Law360 (November 17, 2020, 5:57 PM EST) -- Imprisoned former defense contractor Reality Winner asked the Eleventh Circuit on Tuesday to reverse a decision denying her bid for early release over concerns about her health amid the COVID-19 pandemic, arguing that the lower court erred in concluding it did not have jurisdiction to consider her request.
At oral arguments conducted over Zoom, Winner's attorney Baruch Weiss urged the Eleventh Circuit panel to grant her request for release or remand the case for a hearing at the district court level, where he said Winner was prevented from presenting any evidence to support her request.
The district court rejected Winner's request because she is required to first petition the director of the Bureau of Prisons and not file a motion with the court for at least 30 days. But Weiss described that as a misreading of the First Step Act, which he said does not prohibit a defendant from filing a motion in federal court prior to the 30-day deadline.
In Winner's case, she put in a request for home confinement with the Bureau of Prisons on April 8 and filed a motion in federal court two days later.
"The statute by its very terms doesn't govern what the defendant can do; it governs what the court can do," Weiss said. "The court after the lapse of 30 days may reduce a sentence. It doesn't matter in our view if the defendant filed before the 30 days is up or after the 30 days is up."
Regardless, Weiss said, at this point it does not matter, as it has been several months since Winner's request, so administrative remedies should be considered exhausted.
Justin Davids, who argued for the government, said Winner never asked the court to wait 30 days before ruling and in fact requested an expedited schedule. He said he does not think the statutory language allows a defendant to prefile a motion and make the court wait 30 days.
The solution here, he said, is to dismiss this appeal and go back and file her motion again.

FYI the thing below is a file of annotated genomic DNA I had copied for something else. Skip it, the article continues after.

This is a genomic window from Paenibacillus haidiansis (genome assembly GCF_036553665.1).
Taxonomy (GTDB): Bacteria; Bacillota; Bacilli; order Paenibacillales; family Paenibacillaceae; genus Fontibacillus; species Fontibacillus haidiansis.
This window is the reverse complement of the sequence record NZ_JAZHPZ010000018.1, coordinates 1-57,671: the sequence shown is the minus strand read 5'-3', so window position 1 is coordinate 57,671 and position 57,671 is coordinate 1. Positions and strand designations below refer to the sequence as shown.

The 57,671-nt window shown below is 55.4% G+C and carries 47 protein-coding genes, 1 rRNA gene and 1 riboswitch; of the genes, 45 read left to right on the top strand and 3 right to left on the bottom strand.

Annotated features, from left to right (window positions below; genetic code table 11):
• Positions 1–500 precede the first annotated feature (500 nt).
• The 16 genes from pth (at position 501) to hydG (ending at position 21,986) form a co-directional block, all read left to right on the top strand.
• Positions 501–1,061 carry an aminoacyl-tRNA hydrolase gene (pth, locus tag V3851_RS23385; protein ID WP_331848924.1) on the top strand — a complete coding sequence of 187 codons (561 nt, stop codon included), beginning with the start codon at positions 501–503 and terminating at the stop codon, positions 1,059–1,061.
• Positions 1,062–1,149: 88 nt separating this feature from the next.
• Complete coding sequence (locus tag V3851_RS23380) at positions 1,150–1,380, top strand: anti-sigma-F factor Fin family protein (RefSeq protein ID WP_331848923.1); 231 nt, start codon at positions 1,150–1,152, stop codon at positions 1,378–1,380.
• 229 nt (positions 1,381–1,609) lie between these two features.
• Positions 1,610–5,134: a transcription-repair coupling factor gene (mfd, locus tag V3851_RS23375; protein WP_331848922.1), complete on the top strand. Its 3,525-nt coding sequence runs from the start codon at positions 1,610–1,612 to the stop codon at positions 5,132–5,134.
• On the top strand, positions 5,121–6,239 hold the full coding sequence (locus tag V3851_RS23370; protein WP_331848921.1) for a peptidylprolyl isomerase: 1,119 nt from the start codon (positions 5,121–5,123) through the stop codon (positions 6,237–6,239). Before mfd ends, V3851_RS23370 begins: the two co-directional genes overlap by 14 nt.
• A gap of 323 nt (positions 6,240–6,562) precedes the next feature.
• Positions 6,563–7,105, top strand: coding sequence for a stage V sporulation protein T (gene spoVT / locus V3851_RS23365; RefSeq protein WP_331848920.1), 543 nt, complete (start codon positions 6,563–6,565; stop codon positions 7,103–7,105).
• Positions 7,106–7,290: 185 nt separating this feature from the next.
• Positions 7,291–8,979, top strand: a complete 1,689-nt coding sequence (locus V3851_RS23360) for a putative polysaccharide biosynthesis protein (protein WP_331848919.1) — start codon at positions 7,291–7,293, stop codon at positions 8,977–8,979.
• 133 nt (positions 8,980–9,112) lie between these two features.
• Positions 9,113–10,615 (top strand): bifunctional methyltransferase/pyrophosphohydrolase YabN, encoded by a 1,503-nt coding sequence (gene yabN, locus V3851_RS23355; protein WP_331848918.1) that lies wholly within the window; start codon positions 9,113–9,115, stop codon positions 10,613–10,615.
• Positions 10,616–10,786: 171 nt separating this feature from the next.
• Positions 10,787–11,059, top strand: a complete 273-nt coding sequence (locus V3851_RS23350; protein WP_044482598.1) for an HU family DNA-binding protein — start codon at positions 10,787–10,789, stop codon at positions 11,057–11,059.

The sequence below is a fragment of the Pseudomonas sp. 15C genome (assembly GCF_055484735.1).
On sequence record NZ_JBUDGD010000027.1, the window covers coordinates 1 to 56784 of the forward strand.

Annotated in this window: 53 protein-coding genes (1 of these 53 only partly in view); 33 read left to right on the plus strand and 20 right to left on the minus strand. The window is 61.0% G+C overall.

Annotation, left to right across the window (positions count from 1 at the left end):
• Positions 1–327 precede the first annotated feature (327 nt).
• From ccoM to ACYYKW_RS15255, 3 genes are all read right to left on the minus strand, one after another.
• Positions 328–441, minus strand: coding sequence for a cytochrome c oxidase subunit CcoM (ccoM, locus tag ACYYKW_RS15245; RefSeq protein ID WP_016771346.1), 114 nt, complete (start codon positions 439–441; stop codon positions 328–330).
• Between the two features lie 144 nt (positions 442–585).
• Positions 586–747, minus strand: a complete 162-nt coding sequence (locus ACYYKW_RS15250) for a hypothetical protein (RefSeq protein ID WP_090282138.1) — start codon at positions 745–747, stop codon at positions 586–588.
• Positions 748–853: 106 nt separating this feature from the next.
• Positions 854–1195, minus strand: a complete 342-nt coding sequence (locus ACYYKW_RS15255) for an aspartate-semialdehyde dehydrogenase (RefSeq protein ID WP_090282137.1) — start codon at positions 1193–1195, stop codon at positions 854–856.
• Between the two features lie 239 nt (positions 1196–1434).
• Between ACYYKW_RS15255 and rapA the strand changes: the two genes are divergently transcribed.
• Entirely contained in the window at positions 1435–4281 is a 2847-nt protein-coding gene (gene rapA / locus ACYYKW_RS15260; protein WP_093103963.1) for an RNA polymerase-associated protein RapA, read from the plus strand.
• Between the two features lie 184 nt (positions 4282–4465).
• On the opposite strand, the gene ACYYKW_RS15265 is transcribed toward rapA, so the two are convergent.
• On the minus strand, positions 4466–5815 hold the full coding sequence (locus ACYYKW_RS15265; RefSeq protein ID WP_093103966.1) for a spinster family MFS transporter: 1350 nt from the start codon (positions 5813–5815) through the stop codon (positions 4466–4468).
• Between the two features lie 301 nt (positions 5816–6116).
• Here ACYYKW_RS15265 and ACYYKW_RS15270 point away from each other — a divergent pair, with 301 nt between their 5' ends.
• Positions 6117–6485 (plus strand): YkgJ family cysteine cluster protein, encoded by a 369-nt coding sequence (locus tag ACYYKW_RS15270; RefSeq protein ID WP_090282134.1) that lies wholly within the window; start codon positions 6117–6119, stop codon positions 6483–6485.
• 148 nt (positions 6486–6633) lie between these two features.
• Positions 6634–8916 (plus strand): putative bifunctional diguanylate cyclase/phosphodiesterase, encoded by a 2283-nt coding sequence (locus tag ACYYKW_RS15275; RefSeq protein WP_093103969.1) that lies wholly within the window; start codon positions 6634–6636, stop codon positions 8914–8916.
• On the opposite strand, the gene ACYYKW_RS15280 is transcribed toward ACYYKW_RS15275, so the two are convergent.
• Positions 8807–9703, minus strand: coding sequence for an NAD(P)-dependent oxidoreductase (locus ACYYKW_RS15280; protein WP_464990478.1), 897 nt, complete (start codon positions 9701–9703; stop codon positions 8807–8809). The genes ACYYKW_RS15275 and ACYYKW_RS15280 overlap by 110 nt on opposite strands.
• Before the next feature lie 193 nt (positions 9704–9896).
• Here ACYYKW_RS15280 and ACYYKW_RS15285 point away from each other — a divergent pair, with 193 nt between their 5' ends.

Winner is serving a 63-month sentence after having pled guilty to illegally leaking a report on Russian interference in U.S. elections while working as a linguist for Pluribus International Corp., a contractor for the National Security Agency. She is due to be released in November 2021.
In her request for release, Winner's attorneys cited a "propensity for respiratory illnesses" and the potential for a prison lockdown to exacerbate her bulimia nervosa. They also expressed concern that being confined to her cell would prevent her from using exercise as a coping mechanism for her eating disorder.
In April, U.S. District Judge J. Randal Hall rejected Winner's request because she had not exhausted her administrative remedies. But he added that even if she were to exhaust her options at the Bureau of Prisons, he did not find her a candidate for release from custody at FMC Carswell in Texas.
"Winner has not carried the burden of demonstrating that her specific medical conditions under the particular conditions of confinement at FMC Carswell place her at a risk substantial enough to justify early release," the judge said. "In fact, the court is constrained to observe that Winner is in a medical prison, which is presumably better equipped than most to deal with any onset of COVID-19 in its inmates."
Winner is represented by Baruch Weiss of Arnold & Porter and Joe D. Whitley, Brett A. Switzer and Laura E. Collins of Baker Donelson Bearman Caldwell & Berkowitz PC.
The U.S. government is represented by Justin Davids and Bobby L. Christine of the U.S. Attorney's Office for the Southern District of Georgia.
The case is U.S. v. Winner, case number 20-11692, in the U.S. Court of Appeals for the Eleventh Circuit.
--Editing by Daniel King.
For a reprint of this article, please contact email@example.com.